A Modernist Aspen Home Pays Tribute To Its Terrain
Produced By: Caren Kurlander
Photography: JC Buck
Architecture: Rich Carr And Matthew Smith, CCY Architects
Interior Design: Noelle Hernandez And Nicole Stewart, Matter Planning and Design LLC
Home Builder: Tony Rutgers And Chris Morrow, Rutgers Construction Inc.
The house that architects Rich Carr and Matthew Smith recently designed for the Aspen landscape looks a lot like a modernist hilltop castle. The arrangement of minimalist forms–perched among towering trees and the Elk Mountains–serves as a multi-generational retreat for a couple, their son and his husband. “Our focus was for the design to embrace the site and the views,” says Carr.
The architects tied the house to its mountain topography using form and texture. “The gabled roofs and the dry-stacked quartzite ledgestone siding are a nod to the building tradition and heritage of the region,” says Smith. The main house is sided with dry-stacked limestone that offsets horizontal cedar siding. Glass walls and a glass rail that defines a large terrace on the front facade lend a contemporary note. “We also added very thin plate steel awnings that cantilever at some of the main outdoor spaces, adding sun protection and depth and shadow,” Smith says
Designers Noelle Hernandez and Nicole Stewart outfitted the rooms with a bold palette, simple silhouettes and layers of rich texture. “The clients like fine things and they love Christian Liaigre,” Hernandez says. “Liaigre’s designs were the foundation for our scheme. These clients were drawn to refined furniture, but they’re unpretentious–comfort was as important to them.”
For an Aspen property, architects Rich Carr and Matthew Smith designed two residences—a main house and smaller home—that blend progressive elements and regional mountain aesthetics. Dry-stacked quartzite ledgestone supplied and installed by Suarez masonry marks the exterior of the main house. The pivot entry door by Grabill Windows & Doors references the cedar siding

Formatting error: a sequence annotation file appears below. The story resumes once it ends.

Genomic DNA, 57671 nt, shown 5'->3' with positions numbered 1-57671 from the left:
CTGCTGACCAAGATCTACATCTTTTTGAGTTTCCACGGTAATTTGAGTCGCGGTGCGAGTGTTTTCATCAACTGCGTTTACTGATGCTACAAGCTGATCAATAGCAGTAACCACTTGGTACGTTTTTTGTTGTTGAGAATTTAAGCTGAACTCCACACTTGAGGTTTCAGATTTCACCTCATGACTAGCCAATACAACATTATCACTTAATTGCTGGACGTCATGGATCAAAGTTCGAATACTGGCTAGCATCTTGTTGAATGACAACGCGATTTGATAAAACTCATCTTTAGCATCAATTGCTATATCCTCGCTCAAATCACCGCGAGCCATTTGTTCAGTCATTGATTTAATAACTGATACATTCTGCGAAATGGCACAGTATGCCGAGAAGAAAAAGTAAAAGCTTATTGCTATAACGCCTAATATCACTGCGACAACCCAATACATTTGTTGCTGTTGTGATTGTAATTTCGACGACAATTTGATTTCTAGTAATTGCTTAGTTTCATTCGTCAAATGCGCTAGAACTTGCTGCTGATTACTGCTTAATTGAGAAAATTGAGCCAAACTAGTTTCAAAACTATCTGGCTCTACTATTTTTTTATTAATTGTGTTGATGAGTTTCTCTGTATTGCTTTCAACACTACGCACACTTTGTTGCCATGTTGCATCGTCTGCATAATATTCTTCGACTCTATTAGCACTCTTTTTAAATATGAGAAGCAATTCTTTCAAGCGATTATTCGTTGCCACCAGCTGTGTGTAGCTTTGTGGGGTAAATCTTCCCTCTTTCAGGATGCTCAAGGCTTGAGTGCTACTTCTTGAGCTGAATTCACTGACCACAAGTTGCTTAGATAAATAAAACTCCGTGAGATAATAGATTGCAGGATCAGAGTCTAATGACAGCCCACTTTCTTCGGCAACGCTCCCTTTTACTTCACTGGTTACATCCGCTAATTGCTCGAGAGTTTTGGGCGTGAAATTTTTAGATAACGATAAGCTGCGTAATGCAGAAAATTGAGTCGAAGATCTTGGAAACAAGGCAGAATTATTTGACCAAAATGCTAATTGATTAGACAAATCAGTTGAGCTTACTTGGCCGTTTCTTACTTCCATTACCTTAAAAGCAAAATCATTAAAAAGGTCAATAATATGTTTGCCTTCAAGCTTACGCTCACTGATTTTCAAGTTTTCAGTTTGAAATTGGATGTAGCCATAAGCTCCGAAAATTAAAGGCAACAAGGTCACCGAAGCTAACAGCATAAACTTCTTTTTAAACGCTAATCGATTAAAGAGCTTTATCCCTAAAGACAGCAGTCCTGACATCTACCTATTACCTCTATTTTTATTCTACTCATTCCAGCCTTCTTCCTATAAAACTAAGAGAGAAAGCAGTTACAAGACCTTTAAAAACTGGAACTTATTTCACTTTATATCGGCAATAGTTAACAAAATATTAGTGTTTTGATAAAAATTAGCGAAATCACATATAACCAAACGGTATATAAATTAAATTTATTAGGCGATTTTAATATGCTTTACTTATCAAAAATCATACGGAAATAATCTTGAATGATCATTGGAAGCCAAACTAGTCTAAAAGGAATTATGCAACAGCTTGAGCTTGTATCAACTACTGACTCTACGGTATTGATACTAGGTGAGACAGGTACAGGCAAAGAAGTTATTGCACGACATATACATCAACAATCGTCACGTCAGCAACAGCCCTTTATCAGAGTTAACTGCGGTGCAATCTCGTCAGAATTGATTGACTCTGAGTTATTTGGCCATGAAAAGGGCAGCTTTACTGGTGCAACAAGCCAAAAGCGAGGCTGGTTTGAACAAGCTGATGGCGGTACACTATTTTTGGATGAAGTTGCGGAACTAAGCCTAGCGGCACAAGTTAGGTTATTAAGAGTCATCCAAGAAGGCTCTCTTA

For an ample terrace, the designers arranged weathered-teak two-seat Sutherland sofas with cushions wearing Holly Hunt Great Outdoors Fresh Canvas fabric in deep violet. The grounds were designed by landscape architect Gyles Thornely of Connect One Design, who selected a quartzite sandstone to pave the terrace and a boulder fire pit by Roger Hopkins Stone Sculptor. Native grasses surround the area.
A plum-toned Liaigre sofa and leather-and-bronze Liaigre armchairs from John Brooks incorporated lend brilliance to the formal living area, where a Pat Steir painting hangs on the wall. The custom silk rug by Rosemary Hallgarten and the oak-and-steel coffee table by Jiun Ho are both from Town.
The formal dining area displays a walnut table by Altura furniture from Town surrounded by Liaigre chairs covered with a plum-hued leather by Edelman. The blackened-steel pendants by John Pomp are also from Town, and the artwork is by Walter Niedermayr.
A bathroom in the smaller home on the property features dark limestone walls, which frame a view of the trees outside. A streamlined Boffi tub rests on teak flooring, lending warmth and texture to the room.
The same ledge-stone was employed inside the house to provide a holistic feel. A large-scale artwork by Ashley Collins from Forre & Co. hangs in the entry, where engineered-oak floors by Aspen Valley Hardwoods lend texture. The bench is by Liaigre.
Another large-scale artwork by Ashley Collins from Forrel & Co. hangs in the master bedroom, where Hernandez and Stewart placed Magni Home Collection bed from Town. The bed's leather upholstery and the leather-and-bronze bench are both by Holly Hunt; the pendant is also Magni home Collection from town.